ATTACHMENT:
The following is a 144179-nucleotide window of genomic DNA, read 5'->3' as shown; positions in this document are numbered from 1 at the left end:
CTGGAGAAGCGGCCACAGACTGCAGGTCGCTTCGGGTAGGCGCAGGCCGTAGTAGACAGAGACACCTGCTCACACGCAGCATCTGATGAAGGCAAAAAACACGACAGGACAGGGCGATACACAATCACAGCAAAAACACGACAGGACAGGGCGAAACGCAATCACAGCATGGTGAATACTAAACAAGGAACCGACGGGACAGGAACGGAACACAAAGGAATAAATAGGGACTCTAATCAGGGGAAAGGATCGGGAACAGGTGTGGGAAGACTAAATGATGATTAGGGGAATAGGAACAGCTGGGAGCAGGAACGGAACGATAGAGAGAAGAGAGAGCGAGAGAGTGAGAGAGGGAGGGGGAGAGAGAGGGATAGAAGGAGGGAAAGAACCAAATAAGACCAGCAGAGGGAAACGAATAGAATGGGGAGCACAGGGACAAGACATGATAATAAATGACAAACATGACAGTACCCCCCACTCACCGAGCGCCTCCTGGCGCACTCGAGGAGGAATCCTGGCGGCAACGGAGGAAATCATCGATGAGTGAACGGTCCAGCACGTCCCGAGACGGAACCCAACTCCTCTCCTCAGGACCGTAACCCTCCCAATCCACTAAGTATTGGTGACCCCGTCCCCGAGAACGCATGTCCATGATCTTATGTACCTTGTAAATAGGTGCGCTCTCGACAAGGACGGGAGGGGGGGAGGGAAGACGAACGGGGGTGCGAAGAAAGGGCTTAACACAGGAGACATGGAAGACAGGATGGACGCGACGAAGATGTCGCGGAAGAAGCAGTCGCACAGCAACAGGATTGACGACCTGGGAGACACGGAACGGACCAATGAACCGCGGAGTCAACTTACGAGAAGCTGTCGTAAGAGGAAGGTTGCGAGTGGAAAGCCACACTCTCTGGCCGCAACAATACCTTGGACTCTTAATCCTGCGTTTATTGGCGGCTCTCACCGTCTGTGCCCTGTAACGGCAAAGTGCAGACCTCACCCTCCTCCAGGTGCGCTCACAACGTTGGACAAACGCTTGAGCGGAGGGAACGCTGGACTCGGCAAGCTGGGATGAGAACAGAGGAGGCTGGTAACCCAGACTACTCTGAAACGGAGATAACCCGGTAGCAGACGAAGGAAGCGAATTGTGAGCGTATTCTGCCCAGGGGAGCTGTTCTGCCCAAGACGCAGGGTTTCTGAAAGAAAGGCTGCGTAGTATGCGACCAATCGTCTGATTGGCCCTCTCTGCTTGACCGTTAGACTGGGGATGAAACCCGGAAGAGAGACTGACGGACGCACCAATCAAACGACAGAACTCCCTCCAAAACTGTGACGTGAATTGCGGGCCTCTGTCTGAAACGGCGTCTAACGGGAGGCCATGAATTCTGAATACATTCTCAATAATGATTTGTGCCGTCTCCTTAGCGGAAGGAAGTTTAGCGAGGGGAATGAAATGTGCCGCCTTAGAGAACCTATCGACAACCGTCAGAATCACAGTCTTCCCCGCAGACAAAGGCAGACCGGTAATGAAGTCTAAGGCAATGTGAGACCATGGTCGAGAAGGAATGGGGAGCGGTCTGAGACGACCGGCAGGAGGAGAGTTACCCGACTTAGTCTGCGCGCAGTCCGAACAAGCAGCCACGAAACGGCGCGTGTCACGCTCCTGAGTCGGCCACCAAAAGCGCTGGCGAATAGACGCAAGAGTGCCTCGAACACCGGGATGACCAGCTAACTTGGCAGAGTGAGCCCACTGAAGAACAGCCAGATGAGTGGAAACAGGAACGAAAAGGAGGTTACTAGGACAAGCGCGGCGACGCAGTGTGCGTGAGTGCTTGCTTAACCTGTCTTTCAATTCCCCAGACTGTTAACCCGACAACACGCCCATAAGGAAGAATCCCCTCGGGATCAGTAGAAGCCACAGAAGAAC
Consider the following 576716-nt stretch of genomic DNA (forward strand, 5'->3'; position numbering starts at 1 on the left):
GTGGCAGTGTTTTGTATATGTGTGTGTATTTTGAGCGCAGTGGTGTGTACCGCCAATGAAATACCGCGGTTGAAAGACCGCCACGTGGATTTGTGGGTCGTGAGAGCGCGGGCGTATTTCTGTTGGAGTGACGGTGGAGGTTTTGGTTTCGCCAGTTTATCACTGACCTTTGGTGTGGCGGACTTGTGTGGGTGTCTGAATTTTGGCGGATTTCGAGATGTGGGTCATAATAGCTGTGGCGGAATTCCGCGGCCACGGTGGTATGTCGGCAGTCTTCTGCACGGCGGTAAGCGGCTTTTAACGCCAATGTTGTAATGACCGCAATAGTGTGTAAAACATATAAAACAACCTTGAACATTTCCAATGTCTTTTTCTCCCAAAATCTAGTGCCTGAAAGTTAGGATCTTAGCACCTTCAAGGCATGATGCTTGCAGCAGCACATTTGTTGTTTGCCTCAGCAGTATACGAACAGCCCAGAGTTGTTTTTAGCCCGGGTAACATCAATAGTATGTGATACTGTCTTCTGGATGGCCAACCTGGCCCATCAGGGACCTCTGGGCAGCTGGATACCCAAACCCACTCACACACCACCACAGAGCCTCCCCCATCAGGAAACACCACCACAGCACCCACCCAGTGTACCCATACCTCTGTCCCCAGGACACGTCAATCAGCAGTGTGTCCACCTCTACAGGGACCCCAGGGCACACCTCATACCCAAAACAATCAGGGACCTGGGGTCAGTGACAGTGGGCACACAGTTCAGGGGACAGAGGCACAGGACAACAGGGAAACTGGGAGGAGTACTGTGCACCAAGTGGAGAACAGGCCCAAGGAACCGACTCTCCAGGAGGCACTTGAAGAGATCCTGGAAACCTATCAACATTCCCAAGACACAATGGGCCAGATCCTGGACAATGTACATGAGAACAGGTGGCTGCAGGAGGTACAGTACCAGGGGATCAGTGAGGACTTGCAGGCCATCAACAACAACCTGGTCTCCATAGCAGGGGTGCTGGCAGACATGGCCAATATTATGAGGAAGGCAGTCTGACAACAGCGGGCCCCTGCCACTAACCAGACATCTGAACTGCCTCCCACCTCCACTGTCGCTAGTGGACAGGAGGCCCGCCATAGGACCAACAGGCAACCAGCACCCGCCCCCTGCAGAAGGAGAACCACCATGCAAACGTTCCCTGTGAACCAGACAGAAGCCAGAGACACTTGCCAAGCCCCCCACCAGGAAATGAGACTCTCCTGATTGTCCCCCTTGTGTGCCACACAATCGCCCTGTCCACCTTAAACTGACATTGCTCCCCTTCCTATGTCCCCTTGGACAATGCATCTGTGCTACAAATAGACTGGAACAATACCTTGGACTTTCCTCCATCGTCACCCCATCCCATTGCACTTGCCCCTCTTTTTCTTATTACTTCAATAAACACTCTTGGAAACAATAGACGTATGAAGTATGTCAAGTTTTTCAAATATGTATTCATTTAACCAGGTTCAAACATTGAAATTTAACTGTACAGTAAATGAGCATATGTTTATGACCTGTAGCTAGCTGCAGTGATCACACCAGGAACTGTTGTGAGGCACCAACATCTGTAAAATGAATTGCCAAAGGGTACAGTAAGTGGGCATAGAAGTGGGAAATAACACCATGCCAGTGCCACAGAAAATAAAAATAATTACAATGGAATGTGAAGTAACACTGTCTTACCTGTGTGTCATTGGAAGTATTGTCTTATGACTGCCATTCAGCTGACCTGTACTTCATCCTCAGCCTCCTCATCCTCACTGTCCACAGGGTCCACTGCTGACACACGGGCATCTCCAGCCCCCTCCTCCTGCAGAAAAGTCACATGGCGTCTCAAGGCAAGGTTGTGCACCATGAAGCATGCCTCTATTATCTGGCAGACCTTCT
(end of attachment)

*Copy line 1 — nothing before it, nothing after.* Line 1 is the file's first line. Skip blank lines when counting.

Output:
The following is a 144179-nucleotide window of genomic DNA, read 5'->3' as shown; positions in this document are numbered from 1 at the left end: